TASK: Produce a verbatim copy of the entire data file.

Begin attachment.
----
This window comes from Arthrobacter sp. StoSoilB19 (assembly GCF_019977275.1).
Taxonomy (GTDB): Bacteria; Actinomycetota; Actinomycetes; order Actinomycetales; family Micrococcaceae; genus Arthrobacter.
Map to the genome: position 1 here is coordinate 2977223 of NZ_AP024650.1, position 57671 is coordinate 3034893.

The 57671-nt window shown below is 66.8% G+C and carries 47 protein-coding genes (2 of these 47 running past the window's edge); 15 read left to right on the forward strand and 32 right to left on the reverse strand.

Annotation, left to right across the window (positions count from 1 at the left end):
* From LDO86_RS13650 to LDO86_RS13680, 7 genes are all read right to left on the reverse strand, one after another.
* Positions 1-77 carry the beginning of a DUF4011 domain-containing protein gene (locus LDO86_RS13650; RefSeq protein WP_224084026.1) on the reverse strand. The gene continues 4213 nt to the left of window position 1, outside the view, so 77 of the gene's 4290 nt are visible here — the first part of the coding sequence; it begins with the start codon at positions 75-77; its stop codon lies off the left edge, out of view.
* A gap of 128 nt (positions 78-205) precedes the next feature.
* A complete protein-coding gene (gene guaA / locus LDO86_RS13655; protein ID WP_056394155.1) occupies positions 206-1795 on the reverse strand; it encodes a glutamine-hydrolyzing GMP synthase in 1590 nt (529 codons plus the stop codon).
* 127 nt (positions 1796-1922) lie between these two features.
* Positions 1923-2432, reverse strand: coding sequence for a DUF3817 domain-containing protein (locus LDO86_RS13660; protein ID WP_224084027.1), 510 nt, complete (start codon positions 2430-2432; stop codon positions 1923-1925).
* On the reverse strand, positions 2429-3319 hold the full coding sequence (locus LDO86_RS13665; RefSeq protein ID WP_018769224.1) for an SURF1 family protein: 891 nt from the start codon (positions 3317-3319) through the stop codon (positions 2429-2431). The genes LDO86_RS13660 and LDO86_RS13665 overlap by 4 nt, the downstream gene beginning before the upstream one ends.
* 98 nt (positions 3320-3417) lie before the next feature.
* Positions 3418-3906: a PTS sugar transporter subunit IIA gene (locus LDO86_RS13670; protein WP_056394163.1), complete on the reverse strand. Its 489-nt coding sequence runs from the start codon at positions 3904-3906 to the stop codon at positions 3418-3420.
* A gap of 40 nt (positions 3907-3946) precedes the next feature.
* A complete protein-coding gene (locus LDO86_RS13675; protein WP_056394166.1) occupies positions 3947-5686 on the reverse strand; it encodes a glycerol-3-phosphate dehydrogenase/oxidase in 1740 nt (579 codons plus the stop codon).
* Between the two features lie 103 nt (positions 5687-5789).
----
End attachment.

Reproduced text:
This window comes from Arthrobacter sp. StoSoilB19 (assembly GCF_019977275.1).
Taxonomy (GTDB): Bacteria; Actinomycetota; Actinomycetes; order Actinomycetales; family Micrococcaceae; genus Arthrobacter.
Map to the genome: position 1 here is coordinate 2977223 of NZ_AP024650.1, position 57671 is coordinate 3034893.

The 57671-nt window shown below is 66.8% G+C and carries 47 protein-coding genes (2 of these 47 running past the window's edge); 15 read left to right on the forward strand and 32 right to left on the reverse strand.

Annotation, left to right across the window (positions count from 1 at the left end):
* From LDO86_RS13650 to LDO86_RS13680, 7 genes are all read right to left on the reverse strand, one after another.
* Positions 1-77 carry the beginning of a DUF4011 domain-containing protein gene (locus LDO86_RS13650; RefSeq protein WP_224084026.1) on the reverse strand. The gene continues 4213 nt to the left of window position 1, outside the view, so 77 of the gene's 4290 nt are visible here — the first part of the coding sequence; it begins with the start codon at positions 75-77; its stop codon lies off the left edge, out of view.
* A gap of 128 nt (positions 78-205) precedes the next feature.
* A complete protein-coding gene (gene guaA / locus LDO86_RS13655; protein ID WP_056394155.1) occupies positions 206-1795 on the reverse strand; it encodes a glutamine-hydrolyzing GMP synthase in 1590 nt (529 codons plus the stop codon).
* 127 nt (positions 1796-1922) lie between these two features.
* Positions 1923-2432, reverse strand: coding sequence for a DUF3817 domain-containing protein (locus LDO86_RS13660; protein ID WP_224084027.1), 510 nt, complete (start codon positions 2430-2432; stop codon positions 1923-1925).
* On the reverse strand, positions 2429-3319 hold the full coding sequence (locus LDO86_RS13665; RefSeq protein ID WP_018769224.1) for an SURF1 family protein: 891 nt from the start codon (positions 3317-3319) through the stop codon (positions 2429-2431). The genes LDO86_RS13660 and LDO86_RS13665 overlap by 4 nt, the downstream gene beginning before the upstream one ends.
* 98 nt (positions 3320-3417) lie before the next feature.
* Positions 3418-3906: a PTS sugar transporter subunit IIA gene (locus LDO86_RS13670; protein WP_056394163.1), complete on the reverse strand. Its 489-nt coding sequence runs from the start codon at positions 3904-3906 to the stop codon at positions 3418-3420.
* A gap of 40 nt (positions 3907-3946) precedes the next feature.
* A complete protein-coding gene (locus LDO86_RS13675; protein WP_056394166.1) occupies positions 3947-5686 on the reverse strand; it encodes a glycerol-3-phosphate dehydrogenase/oxidase in 1740 nt (579 codons plus the stop codon).
* Between the two features lie 103 nt (positions 5687-5789).